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Towards Self-sorting Materials using Hydrogen Bonding Motifs

Coubrough, Heather Marie (2018) Towards Self-sorting Materials using Hydrogen Bonding Motifs. PhD thesis, University of Leeds.

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Coubrough_HM_Chemistry_PhD_2018.pdf - Final eThesis - complete (pdf)
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Abstract

Hydrogen bonding is one of the most useful of the non-covalent interactions. Highly directional and easily tuneable, the strength of hydrogen bonded arrays enable controlled assembly of macromolecular structures. The Wilson group has focused on utilising hydrogen bonded arrays in the development of orthogonal recognition pathways and in the controlled assembly of supramolecular polymers. The work presented in this thesis therefore combines these research areas and describes the efforts made to develop self-sorting supramolecular materials using hydrogen bonded arrays. Chapter 1 introduces the area of hydrogen bonding motifs and the factors that control their interactions with each other through literature examples. Additionally, literature examples of the use of hydrogen bonding motifs in self-sorting supramolecular systems and supramolecular polymeric materials is explored. Chapter 2 outlines the examination of the hydrogen bonding interactions between six linear hydrogen bonding motifs, experimentally and computationally, leading to the development of a sequential self-sorting pathways and ultimately a self-sorting network. Chapter 3 focuses on the design of a responsive hydrogen bonding motif to allow reversible switching of self-sorted states in a network. Chapter 4 describes the efforts to synthesise and characterise supramolecular polymer blends capable of self-sorting with the potential to create self-sorting supramolecular materials.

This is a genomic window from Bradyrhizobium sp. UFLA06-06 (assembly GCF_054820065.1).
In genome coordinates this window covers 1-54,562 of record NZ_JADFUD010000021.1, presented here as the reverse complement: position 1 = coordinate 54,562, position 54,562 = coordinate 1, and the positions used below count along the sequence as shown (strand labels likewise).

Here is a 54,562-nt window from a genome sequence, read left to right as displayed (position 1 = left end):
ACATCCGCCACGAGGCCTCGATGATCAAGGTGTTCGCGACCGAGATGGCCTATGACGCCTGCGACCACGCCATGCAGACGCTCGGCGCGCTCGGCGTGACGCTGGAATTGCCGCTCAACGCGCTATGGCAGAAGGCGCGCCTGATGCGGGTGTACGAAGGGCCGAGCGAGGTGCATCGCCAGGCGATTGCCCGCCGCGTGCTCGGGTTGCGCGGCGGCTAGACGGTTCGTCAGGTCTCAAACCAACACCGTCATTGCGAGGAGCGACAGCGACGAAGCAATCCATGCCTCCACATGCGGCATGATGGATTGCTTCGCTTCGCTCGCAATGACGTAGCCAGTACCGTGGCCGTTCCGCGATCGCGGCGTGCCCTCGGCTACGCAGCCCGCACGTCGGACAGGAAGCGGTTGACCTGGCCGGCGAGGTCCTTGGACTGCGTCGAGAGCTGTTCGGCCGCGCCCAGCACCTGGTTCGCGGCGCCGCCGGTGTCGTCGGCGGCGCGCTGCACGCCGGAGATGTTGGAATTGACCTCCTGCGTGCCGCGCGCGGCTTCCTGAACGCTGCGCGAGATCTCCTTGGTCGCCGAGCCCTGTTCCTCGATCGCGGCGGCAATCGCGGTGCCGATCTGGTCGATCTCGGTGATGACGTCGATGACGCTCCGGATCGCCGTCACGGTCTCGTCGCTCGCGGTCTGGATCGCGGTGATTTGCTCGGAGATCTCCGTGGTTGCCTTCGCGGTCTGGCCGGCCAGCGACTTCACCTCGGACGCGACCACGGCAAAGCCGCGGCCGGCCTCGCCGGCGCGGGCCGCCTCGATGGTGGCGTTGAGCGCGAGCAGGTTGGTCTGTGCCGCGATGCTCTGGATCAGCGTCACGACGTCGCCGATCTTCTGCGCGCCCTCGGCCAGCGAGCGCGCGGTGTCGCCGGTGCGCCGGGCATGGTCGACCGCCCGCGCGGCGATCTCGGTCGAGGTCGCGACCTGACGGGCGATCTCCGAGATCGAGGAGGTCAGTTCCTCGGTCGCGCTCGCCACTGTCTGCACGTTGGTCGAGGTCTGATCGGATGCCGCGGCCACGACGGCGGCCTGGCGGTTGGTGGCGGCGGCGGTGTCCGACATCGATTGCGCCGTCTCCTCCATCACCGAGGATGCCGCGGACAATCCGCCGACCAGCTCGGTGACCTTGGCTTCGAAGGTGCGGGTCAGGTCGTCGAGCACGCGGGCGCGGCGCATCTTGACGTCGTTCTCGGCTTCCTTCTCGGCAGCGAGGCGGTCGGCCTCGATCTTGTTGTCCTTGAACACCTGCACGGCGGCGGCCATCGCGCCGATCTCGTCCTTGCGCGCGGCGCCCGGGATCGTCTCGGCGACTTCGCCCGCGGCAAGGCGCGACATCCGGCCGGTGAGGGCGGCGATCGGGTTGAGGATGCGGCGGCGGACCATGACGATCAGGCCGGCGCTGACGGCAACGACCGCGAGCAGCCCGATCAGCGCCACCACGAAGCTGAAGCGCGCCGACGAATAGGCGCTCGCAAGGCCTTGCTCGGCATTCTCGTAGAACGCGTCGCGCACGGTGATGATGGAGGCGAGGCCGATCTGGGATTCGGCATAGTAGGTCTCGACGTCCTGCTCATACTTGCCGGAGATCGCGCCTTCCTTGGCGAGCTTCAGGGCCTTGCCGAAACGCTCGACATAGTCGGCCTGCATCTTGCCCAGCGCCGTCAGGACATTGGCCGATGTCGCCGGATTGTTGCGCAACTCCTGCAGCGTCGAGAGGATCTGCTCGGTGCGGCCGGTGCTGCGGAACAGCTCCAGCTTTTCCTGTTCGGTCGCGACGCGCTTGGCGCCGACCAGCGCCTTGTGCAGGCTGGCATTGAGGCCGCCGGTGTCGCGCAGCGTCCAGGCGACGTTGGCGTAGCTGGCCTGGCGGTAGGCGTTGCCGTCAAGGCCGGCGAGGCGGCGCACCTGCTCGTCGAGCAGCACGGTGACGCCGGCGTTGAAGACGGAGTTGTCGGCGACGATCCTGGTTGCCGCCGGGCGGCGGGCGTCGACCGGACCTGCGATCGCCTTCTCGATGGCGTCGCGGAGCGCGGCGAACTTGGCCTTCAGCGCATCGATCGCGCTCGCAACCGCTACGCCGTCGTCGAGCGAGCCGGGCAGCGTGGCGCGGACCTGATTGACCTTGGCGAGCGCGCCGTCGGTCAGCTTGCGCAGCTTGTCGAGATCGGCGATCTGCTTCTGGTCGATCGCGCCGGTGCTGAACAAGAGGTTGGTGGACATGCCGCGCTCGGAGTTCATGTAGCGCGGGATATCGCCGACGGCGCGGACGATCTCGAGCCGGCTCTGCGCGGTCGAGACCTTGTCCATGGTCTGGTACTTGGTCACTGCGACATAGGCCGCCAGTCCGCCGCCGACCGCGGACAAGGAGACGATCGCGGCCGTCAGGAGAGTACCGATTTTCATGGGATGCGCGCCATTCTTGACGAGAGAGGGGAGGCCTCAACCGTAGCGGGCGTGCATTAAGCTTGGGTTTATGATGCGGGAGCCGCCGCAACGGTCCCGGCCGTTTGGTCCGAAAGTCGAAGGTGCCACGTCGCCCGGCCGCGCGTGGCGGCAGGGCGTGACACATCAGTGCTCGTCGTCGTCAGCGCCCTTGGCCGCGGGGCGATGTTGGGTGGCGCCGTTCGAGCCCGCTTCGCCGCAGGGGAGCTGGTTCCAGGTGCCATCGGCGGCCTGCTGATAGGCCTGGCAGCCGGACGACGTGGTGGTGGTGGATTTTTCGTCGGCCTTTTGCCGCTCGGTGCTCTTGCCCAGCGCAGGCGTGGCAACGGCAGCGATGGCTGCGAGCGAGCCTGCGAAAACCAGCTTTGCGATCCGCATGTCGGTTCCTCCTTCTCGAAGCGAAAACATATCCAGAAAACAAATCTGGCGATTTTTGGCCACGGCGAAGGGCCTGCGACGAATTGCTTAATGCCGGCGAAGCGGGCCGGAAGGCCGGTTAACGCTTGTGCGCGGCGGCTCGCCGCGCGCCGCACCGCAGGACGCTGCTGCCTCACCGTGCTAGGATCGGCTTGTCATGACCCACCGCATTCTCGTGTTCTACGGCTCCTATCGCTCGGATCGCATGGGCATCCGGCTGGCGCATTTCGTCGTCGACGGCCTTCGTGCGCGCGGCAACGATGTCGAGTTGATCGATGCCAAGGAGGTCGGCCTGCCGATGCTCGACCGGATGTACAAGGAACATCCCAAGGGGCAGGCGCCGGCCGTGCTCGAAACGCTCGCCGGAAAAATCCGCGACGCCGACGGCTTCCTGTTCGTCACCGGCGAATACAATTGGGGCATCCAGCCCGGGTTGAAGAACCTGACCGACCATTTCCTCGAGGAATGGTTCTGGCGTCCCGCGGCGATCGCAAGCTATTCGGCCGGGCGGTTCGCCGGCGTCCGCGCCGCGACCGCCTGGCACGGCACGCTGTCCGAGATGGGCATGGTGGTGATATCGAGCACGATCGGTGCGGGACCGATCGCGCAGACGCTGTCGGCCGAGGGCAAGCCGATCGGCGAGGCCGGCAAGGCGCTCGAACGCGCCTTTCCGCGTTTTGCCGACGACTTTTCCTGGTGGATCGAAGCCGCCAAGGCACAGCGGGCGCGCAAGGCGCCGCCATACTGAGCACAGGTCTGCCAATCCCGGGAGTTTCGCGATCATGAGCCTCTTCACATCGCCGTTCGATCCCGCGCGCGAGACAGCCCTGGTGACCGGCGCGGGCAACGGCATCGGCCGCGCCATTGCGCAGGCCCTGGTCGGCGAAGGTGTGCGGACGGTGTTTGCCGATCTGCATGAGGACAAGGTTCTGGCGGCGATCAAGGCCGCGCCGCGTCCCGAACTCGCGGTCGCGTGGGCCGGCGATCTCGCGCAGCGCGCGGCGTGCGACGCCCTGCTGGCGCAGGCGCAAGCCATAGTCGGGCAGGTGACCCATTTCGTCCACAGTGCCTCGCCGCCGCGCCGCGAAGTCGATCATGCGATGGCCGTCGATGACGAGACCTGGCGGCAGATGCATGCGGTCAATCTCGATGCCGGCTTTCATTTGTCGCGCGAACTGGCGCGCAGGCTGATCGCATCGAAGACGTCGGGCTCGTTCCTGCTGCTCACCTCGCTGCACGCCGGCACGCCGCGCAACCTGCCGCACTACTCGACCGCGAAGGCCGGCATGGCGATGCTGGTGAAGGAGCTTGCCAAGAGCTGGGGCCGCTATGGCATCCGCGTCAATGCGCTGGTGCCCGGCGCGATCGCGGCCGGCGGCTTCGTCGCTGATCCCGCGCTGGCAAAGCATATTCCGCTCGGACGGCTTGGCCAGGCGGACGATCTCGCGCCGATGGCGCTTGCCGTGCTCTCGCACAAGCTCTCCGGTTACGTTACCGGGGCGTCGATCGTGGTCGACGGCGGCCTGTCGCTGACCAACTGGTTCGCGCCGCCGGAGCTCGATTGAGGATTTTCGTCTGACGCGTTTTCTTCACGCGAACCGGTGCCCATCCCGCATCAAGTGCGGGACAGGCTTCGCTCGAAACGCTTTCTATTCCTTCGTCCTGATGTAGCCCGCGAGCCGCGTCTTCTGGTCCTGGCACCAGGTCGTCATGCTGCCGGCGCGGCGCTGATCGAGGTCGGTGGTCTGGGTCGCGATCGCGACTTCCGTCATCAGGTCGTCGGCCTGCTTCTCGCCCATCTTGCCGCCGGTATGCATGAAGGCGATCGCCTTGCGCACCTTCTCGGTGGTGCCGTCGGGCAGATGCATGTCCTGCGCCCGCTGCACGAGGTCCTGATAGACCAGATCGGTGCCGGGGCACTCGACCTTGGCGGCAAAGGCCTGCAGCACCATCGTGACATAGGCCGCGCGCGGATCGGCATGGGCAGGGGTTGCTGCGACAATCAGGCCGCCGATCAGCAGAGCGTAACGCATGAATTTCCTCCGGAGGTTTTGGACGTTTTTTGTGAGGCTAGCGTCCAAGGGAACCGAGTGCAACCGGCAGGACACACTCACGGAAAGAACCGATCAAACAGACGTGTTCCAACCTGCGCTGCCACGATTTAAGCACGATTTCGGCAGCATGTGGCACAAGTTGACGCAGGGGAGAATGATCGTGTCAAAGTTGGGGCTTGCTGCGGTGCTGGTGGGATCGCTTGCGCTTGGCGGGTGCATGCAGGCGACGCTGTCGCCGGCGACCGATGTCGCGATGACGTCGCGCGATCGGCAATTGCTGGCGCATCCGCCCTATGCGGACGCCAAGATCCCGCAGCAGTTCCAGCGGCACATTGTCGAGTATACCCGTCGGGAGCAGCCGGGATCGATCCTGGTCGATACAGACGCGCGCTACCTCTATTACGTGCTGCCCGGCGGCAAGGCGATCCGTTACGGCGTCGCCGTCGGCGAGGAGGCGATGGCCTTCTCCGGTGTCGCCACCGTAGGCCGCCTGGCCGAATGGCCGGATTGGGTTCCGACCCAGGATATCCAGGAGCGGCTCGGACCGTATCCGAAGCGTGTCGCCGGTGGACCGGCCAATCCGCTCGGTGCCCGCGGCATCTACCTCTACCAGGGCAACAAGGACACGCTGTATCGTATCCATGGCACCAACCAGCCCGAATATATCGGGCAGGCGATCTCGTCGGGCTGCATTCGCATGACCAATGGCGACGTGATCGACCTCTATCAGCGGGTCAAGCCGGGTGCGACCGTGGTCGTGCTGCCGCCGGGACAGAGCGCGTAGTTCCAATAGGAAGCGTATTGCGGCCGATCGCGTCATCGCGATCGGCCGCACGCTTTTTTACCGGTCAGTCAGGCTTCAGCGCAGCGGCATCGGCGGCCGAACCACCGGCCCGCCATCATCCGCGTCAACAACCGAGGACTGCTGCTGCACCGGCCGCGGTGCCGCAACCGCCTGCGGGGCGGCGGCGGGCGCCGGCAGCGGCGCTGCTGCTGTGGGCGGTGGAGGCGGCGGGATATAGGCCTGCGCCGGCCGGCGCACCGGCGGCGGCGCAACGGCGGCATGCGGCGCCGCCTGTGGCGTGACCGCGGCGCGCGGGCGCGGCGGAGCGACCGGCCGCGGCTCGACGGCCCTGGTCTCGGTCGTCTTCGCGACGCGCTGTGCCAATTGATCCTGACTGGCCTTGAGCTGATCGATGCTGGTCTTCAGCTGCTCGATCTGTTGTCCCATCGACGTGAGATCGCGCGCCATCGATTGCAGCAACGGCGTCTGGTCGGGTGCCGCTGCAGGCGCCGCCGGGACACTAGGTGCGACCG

Item Type: Thesis (PhD)
Keywords: Hydrogen bonding Self-sorting Supramolecular Supramolecular polymers
Academic Units: The University of Leeds > Faculty of Maths and Physical Sciences (Leeds) > School of Chemistry (Leeds)
Depositing User: Miss Heather Marie Coubrough
Date Deposited: 12 Apr 2019 15:32
Last Modified: 12 Apr 2019 15:32
URI: http://etheses.whiterose.ac.uk/id/eprint/22734

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